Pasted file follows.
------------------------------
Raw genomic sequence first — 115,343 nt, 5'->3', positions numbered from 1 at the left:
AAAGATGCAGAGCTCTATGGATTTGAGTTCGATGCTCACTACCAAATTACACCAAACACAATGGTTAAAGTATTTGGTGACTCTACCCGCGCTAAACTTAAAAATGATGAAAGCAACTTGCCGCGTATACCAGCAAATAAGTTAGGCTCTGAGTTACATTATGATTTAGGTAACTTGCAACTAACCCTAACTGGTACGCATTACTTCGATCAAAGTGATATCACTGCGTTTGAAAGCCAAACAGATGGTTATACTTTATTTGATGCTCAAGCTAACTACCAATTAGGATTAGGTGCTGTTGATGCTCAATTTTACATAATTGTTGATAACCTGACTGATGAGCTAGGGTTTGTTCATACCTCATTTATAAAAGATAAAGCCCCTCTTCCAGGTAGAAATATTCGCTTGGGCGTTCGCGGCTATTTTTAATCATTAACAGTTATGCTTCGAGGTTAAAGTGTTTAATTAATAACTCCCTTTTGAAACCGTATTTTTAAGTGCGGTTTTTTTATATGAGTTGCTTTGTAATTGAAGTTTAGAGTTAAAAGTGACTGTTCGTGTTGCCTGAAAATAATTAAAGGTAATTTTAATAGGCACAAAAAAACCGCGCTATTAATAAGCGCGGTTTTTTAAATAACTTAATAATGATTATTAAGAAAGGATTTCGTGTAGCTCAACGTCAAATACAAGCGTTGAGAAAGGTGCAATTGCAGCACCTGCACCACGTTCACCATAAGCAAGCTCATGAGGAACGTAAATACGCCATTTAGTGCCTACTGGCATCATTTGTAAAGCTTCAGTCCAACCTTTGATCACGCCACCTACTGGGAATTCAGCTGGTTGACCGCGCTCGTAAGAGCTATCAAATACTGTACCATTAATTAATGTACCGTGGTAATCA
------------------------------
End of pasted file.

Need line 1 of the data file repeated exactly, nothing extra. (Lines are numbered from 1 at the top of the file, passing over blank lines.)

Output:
Raw genomic sequence first — 115,343 nt, 5'->3', positions numbered from 1 at the left: